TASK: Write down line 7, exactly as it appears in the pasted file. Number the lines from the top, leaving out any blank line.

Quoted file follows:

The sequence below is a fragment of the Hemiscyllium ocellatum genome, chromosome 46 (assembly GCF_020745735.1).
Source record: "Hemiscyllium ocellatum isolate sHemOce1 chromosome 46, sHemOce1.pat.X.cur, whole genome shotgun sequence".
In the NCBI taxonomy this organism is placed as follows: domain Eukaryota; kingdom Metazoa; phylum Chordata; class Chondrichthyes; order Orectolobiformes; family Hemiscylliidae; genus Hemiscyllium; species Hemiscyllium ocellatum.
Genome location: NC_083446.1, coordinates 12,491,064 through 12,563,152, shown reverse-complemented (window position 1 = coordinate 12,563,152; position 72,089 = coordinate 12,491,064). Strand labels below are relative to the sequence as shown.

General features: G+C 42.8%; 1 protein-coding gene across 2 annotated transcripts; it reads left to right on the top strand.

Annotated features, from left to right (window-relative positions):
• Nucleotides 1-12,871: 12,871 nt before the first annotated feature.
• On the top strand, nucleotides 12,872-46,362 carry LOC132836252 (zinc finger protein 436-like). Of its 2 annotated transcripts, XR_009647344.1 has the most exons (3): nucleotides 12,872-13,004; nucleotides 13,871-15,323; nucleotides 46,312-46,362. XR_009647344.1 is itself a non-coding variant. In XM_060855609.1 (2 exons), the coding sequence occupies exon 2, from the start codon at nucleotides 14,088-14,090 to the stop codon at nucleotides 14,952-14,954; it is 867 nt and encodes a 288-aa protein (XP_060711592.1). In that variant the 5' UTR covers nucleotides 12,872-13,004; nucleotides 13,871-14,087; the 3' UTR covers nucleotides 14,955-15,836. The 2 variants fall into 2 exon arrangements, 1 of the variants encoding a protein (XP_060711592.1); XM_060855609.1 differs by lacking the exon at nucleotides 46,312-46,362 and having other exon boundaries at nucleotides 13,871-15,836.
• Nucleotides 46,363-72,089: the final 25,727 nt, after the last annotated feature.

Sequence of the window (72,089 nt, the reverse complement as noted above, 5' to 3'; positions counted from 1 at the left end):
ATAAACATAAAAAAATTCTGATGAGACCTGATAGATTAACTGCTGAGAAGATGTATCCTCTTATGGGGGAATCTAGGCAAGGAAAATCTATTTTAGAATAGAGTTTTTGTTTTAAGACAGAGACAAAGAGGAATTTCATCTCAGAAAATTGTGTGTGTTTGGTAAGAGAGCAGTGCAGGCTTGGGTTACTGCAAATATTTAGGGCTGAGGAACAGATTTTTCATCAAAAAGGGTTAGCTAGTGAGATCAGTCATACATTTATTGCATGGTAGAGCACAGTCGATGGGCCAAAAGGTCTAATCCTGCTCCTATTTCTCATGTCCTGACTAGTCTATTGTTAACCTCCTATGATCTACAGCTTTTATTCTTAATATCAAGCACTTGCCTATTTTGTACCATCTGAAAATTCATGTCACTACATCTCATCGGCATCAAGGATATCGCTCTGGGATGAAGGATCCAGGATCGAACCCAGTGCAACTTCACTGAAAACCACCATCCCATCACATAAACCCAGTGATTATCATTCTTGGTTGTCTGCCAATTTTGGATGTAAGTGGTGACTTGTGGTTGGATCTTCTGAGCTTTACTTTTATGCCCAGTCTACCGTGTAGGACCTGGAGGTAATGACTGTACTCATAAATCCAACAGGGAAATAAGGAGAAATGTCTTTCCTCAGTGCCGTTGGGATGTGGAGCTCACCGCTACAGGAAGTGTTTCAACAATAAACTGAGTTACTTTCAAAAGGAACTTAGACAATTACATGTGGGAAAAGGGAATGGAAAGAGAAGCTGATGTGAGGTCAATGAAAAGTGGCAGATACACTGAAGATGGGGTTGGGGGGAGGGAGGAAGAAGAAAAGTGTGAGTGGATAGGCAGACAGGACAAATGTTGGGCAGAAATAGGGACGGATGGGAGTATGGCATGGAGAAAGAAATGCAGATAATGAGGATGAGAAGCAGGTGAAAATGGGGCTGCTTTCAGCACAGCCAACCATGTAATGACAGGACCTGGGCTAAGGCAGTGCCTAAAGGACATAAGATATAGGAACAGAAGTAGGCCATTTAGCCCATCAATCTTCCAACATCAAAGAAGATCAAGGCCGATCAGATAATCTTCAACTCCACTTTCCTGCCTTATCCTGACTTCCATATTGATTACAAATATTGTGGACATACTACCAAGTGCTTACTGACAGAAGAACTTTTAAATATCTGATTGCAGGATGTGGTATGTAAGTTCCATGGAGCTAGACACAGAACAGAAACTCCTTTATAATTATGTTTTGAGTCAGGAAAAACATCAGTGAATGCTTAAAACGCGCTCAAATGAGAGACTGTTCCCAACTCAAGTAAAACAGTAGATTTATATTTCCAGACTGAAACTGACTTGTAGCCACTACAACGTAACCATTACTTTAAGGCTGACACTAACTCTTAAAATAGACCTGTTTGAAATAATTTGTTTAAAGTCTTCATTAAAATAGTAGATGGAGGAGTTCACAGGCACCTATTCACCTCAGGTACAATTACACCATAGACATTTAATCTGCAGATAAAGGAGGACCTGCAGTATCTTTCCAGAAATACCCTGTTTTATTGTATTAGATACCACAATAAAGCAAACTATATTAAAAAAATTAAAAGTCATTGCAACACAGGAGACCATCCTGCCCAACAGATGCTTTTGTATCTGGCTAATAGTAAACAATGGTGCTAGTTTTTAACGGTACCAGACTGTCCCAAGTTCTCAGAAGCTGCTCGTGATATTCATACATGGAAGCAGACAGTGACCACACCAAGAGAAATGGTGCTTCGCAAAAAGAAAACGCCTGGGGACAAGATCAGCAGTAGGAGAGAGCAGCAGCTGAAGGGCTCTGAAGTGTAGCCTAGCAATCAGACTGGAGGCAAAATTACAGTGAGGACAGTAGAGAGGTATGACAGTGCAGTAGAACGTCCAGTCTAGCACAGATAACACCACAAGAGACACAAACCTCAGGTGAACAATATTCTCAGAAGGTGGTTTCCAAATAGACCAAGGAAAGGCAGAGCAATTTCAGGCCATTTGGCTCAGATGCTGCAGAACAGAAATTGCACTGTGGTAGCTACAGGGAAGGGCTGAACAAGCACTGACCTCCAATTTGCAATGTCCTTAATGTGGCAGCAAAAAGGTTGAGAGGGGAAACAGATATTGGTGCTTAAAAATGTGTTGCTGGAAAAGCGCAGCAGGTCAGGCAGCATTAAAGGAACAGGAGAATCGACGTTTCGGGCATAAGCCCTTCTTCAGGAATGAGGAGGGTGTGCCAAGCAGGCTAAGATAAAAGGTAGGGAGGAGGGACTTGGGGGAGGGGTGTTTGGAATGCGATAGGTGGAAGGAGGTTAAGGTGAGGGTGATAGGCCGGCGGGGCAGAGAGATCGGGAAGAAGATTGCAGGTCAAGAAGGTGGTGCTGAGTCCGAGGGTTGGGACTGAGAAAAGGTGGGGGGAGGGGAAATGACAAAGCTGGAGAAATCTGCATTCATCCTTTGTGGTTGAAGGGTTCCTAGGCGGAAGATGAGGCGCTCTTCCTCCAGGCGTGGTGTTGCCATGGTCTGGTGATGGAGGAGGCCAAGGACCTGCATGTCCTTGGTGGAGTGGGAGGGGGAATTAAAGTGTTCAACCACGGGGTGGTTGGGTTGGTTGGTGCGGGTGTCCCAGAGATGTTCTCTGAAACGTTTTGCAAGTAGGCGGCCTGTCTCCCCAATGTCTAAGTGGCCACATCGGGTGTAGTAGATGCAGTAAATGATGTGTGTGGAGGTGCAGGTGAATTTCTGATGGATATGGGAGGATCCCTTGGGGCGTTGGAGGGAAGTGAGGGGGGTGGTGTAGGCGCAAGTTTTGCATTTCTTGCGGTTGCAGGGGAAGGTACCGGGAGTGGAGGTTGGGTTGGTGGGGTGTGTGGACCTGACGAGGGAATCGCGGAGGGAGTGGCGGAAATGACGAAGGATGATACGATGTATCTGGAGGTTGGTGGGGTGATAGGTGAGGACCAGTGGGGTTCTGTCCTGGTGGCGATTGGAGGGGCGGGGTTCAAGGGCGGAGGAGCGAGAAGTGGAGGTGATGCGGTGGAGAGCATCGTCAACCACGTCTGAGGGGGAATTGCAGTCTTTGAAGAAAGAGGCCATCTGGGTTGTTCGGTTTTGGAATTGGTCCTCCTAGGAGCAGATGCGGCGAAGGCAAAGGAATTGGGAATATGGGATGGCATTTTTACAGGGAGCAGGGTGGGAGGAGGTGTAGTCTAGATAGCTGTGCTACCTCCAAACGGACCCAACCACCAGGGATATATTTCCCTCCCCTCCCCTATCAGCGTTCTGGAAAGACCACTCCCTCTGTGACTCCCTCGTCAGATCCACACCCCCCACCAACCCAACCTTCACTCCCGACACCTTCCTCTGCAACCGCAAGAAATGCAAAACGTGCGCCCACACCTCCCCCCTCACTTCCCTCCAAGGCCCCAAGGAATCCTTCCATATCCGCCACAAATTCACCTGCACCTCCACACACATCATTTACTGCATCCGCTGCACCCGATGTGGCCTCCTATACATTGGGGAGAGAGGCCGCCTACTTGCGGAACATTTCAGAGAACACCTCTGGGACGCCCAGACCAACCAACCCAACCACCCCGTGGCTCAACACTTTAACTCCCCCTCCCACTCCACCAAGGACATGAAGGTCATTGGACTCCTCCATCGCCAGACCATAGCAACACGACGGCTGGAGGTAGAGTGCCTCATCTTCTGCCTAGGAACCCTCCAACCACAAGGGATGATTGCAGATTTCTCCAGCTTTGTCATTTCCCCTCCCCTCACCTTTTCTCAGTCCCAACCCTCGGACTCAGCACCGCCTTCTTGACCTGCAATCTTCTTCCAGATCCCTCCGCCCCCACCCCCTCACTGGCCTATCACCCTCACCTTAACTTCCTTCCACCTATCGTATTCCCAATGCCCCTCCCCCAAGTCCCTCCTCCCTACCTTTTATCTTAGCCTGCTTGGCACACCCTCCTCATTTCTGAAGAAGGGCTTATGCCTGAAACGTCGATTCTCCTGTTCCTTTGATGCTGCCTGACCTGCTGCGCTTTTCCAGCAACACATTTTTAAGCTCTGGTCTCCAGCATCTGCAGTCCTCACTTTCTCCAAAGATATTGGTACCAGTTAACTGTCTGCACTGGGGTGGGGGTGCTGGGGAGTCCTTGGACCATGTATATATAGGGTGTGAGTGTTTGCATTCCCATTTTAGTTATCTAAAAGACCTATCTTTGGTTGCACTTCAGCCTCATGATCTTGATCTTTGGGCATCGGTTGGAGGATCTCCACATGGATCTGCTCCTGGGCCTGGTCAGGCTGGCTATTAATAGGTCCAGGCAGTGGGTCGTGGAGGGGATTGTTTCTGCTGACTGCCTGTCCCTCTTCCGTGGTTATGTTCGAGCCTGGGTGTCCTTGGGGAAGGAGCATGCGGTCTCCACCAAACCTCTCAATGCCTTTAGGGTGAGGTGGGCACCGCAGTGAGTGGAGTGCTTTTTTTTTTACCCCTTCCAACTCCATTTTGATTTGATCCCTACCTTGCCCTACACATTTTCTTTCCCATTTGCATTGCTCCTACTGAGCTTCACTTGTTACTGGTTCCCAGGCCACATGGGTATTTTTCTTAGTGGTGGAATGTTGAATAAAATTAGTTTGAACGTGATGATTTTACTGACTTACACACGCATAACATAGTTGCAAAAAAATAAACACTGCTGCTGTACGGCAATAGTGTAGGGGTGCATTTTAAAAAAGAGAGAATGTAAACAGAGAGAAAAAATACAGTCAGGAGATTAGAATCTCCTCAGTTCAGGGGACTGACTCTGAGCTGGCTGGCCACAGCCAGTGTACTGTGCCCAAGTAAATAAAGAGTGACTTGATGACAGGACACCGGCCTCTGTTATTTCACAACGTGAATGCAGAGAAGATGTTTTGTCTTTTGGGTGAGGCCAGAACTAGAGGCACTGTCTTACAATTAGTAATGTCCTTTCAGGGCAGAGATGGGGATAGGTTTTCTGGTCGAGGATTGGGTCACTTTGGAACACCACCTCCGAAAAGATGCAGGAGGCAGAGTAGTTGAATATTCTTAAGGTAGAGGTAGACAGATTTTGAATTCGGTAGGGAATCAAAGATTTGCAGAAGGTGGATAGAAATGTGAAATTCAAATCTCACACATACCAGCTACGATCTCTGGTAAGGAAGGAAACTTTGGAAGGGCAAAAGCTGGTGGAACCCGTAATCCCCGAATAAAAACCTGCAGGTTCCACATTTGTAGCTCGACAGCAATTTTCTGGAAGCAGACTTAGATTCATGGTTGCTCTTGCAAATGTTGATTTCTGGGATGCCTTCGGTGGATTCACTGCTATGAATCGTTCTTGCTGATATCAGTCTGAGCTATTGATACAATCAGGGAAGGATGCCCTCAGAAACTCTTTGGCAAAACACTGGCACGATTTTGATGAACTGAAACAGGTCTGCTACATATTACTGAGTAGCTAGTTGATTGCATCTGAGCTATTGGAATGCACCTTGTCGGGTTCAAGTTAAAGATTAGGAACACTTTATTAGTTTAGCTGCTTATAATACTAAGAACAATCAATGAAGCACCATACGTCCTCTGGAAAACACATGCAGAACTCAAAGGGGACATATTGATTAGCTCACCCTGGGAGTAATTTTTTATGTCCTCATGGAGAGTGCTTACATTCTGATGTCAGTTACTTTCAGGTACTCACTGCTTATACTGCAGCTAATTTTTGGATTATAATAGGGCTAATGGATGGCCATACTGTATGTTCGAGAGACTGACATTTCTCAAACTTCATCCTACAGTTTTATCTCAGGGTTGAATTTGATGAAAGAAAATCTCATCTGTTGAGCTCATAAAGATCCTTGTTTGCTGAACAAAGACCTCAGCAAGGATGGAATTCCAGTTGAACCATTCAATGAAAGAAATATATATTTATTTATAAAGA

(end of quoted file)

• Nucleotides 1-12,871: 12,871 nt before the first annotated feature.